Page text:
Referrals are invaluable for Anna Spargo-Ryan, too. “The best sales pitch I have is the quality of my work. Most of my clients are repeat clients and the people in their circles.”

Word of mouth is a big part of Nina Hendy’s marketing, too. “Being recommended by others is priceless as a freelancer, so networking with others is crucial,” she says. “I also use LinkedIn and keep my website up to date – and I launched The Freelance Collective for Australian creative freelancers to list themselves and market themselves, so that clients can reach out directly – and I’ve personally had job leads from the platform and landed ongoing work.”

A multi-pronged marketing approach

Though they were in the minority (just 8 percent of respondents to my FB poll said they were ‘super strategic’ about their marketing), I was impressed by what some of the Gold group members do to market themselves.

Writing and sharing regular blog posts, embracing SEO and keeping her website updated and fresh are all tactics that work for Sharon Lapkin. “While I’m strategic about marketing, I sometimes fall behind when I get busy and weeks go by without a blog post,” she says, “but I have an ongoing calendar for blog topics and promotions. I also engage with target markets on Linkedin and treat my current clients with respect and kindness.”

“I ask for Google My Business reviews, include testimonials on my website and a portfolio of work – and do the odd blog,” says Amy Clarke.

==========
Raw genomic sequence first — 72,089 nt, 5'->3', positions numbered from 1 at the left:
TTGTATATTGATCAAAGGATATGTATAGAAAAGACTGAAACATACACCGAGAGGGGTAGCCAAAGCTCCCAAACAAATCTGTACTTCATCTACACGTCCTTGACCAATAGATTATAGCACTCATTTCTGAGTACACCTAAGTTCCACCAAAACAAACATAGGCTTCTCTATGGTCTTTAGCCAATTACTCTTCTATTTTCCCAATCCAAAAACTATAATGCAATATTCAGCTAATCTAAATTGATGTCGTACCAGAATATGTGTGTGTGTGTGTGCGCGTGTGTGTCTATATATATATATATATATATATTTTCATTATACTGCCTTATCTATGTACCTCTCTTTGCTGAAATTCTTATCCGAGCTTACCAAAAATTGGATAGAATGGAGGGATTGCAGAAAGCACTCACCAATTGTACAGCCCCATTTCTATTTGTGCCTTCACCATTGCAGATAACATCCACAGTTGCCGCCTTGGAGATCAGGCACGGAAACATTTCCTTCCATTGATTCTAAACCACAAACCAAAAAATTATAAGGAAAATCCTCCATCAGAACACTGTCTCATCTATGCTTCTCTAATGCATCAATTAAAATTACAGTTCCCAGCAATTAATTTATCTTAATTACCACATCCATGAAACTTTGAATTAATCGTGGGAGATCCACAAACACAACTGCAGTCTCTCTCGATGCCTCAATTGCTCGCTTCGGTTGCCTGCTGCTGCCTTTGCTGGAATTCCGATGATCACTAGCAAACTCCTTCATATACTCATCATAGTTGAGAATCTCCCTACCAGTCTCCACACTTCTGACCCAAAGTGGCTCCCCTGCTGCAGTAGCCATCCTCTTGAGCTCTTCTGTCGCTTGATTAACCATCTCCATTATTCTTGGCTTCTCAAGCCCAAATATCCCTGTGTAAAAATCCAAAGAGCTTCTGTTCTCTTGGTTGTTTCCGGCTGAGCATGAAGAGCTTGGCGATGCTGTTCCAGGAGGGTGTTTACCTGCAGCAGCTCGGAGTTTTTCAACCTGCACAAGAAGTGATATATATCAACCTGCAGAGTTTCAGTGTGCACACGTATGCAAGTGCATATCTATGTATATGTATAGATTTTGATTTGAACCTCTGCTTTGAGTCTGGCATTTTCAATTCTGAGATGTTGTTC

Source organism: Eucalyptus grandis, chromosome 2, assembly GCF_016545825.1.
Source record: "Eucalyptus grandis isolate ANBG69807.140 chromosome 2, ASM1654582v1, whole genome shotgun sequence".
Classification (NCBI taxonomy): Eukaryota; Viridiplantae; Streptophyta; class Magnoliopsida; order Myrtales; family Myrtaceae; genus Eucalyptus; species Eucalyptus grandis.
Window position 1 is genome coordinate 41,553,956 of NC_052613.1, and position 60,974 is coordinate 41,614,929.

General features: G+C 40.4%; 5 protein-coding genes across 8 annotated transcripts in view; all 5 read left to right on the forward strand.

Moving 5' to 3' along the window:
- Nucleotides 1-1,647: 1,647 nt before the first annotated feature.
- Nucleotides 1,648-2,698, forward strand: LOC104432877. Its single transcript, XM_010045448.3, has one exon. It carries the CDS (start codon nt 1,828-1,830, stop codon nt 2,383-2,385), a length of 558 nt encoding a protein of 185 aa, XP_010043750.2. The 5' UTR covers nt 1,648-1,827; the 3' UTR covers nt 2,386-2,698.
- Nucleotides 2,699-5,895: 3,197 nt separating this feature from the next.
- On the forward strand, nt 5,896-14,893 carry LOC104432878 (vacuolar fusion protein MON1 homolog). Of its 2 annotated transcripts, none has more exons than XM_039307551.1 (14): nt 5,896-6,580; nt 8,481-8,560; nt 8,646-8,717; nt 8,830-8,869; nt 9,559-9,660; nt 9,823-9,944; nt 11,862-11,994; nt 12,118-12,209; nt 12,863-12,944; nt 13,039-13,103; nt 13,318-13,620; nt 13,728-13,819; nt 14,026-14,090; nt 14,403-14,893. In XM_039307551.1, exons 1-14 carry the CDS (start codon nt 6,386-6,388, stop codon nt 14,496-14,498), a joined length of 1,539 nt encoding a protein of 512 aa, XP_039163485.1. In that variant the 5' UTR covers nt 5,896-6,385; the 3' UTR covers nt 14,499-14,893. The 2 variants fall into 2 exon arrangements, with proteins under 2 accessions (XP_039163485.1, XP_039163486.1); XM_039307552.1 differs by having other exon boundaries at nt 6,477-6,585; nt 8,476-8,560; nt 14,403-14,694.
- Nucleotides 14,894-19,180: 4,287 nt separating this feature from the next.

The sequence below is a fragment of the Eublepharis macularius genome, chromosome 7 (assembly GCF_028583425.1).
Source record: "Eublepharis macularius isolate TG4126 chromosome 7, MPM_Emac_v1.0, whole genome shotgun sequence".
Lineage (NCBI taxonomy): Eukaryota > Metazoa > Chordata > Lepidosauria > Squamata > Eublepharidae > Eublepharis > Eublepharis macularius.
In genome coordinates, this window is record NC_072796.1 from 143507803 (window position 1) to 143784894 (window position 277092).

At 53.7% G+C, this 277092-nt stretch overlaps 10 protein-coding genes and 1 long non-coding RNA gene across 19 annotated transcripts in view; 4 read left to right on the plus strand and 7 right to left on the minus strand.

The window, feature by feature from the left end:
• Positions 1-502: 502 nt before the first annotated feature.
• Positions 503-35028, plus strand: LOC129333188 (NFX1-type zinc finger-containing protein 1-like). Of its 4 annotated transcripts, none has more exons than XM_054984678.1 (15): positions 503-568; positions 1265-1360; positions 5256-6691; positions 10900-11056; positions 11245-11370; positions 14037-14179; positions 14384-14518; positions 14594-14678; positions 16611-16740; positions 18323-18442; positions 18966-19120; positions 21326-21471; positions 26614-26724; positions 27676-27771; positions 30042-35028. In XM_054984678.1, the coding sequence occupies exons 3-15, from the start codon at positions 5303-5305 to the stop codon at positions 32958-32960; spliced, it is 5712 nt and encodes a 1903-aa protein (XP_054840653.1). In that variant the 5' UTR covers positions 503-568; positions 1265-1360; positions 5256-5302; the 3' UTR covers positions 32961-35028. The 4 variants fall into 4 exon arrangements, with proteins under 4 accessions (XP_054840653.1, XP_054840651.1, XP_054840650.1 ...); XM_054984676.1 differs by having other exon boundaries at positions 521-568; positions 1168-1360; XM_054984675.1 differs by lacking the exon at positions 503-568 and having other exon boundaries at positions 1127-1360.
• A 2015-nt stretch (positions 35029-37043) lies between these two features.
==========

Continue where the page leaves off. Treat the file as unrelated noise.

Emma Lovell‘s got her marketing down pat – she even pre-scheduled four months of content before going on mat leave. “I use Airtable to plan my content and then schedule with Hootsuite,” she says. “I planned out 3 posts per week for each of my channels. I would love to be having more consistent blog content going out, but it is steadily growing.”

For Ellen Hill, it’s all about in-person networking. “We go to strategic community and business groups and pick up work – commercial and editorial leads – without fail at every one of them,” she says.

A consistent posting schedule – where your clients hang out – is also key

When you’re busy, pre-scheduling content – and popping back in periodically to answer comments and engage with your audience – can save you heaps of time but still bring you work.

Lynne Testoni is a case in point. “Every time I post one of my articles on LinkedIn I get a commission so I’m trying to do that more regularly,” she explains. “Usually new work comes from an existing client so I guess it’s a reminder to them that I’m around.”

John Burfitt follows a strict social media posting schedule on LinkedIn, Instagram and Twitter. “I post at least 3 times a week on all platforms. The ‘keep in touch’ tactic I use and the social media posting is, I believe, what keeps me very busy – and work just keeps flowing in.”

Sending consistent newsletters to clients has worked for Emma Lovell, too. “I’d really underestimated the power of sending monthly eDMs,” she explains. “After each EDM, I have secured a client. Getting directly into the inbox of your clients and reminding them you are there is super important.”

Do you fall prey to panic marketing or have more of a strategy? We’d love to hear your thoughts in the comments.

Rachel Smith